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Genomic Science Program

2007 Awardee

Genetic Dissection of Bioenergy Traits in Sorghum

Updated December 2008

INVESTIGATORS: W. Vermerris, S. Kresovich, S. Murray, J. Pedersen, W. Rooney, Z. Xin, and S. Sattler

INSTITUTIONS: University of Florida, Cornell University, Texas A&M University, and USDA-ARS

NON-TECHNICAL SUMMARY: Sorghum, a plant species related to corn and sugar cane, has a number of characteristics that make it a very attractive biomass crop for ethanol production: low water and fertilizer requirements, tolerance to heat and drought, high biomass yield, and great genetic diversity. Two traits of particular interest are the sweet sorghum trait, which results in the accumulation of fermentable sugars in the juice of the stems, and the brown midrib (bmr) trait, which changes the color and the chemical composition of the vascular tissue, and results in higher yields of fermentable sugars obtained after enzymatic processing of the lignocellulosic biomass. The genetic basis of these traits, however, is poorly understood and impedes the full exploitation of sorghum for bioenergy production.

OBJECTIVES: The objectives of this proposal are to 1) identify the gene(s) underlying a major quantitative trait locus (QTL) for stem sugar concentration identified in a prior study, 2)  identify QTL for stem juice volume, 3) classify a population of novel sorghum bmr mutants in allelic groups based on cell wall chemistry and allelism tests, 4) select representative bmr mutants from each allelic group for their potential value as feedstock for ethanol production, and 5) clone novel Bmr genes.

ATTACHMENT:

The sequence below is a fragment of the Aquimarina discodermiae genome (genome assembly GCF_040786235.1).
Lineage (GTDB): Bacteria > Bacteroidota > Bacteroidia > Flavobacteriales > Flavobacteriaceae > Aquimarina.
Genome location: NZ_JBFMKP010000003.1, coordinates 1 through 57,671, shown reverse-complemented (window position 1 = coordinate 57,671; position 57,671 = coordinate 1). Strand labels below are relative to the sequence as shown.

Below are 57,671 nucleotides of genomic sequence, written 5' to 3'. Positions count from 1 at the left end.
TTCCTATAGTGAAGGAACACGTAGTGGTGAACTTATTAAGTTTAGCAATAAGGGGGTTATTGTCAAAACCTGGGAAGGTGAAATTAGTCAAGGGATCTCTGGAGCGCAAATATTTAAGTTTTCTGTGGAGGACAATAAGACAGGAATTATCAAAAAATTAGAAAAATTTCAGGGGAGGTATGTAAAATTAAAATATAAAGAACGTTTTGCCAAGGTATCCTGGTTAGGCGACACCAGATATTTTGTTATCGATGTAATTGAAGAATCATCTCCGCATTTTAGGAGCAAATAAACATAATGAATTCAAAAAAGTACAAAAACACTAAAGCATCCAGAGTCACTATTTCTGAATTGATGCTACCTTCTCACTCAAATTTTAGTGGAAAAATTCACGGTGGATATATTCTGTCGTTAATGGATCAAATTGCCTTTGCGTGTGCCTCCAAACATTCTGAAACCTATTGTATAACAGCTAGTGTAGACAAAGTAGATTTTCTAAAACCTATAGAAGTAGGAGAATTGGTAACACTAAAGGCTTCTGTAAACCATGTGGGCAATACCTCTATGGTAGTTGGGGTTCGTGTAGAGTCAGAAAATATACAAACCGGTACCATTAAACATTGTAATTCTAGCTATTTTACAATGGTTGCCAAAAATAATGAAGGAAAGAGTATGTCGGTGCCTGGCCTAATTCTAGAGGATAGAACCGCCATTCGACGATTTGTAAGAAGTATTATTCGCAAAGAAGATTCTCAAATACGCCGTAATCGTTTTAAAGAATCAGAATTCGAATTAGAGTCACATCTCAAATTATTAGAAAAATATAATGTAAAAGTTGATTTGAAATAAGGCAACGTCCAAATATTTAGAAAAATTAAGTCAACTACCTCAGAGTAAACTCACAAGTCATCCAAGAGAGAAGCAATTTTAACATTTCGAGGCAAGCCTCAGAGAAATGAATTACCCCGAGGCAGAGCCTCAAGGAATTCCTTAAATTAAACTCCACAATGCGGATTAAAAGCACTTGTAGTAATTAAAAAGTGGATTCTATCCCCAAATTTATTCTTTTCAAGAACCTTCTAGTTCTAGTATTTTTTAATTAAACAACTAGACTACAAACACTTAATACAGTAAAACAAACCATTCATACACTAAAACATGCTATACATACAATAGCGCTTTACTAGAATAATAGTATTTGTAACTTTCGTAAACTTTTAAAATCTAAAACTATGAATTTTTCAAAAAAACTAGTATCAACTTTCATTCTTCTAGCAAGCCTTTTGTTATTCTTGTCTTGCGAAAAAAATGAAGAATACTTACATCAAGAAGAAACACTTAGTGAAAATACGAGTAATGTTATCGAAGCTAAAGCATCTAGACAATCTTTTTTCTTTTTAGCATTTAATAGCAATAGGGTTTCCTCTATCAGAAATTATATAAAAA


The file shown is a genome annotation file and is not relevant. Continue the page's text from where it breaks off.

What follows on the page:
APPROACH:  Obj. 1 Tissue from plants of heterogeneous inbred families (HIFs) that are genetically similar but that have contrasting genotypes at a major QTL for stem sugar concentration will be used for high-throughput expression profiling to identify differentially expressed genes.

Obj. 2: We have generated a population of recombinant inbred lines (RILs) derived from crossing a juicy sweet sorghum with a dry-stalk, non-sweet sorghum. Juice volume and sugar concentration will be measured for each of the RILs and QTL for these traits will be identified based on genotypic data obtained using single nucleotide polymorphisms (SNPs).

Obj. 3 and 4: A large collection of novel bmr mutants was identified in a TILLING population developed by the USDA. These mutants will be classified based on allelism tests, their chemical composition will be determined, and representatives of each allelic group will be used to analyze biomass conversion efficiency.

Obj. 5: Comparisons between the chemical composition of the stems and leaves of brown midrib mutants and control plants will provide information on the role of each of the Brown midrib genes. By combining genetic mapping, current information on genes involved in cell wall biosynthesis, and the sorghum genome sequence, we will be able to identify the genes that are mutated in the brown midrib mutants.

Name: W. Vermerris
Phone: 352-273-8162
Fax: 352-273-8160



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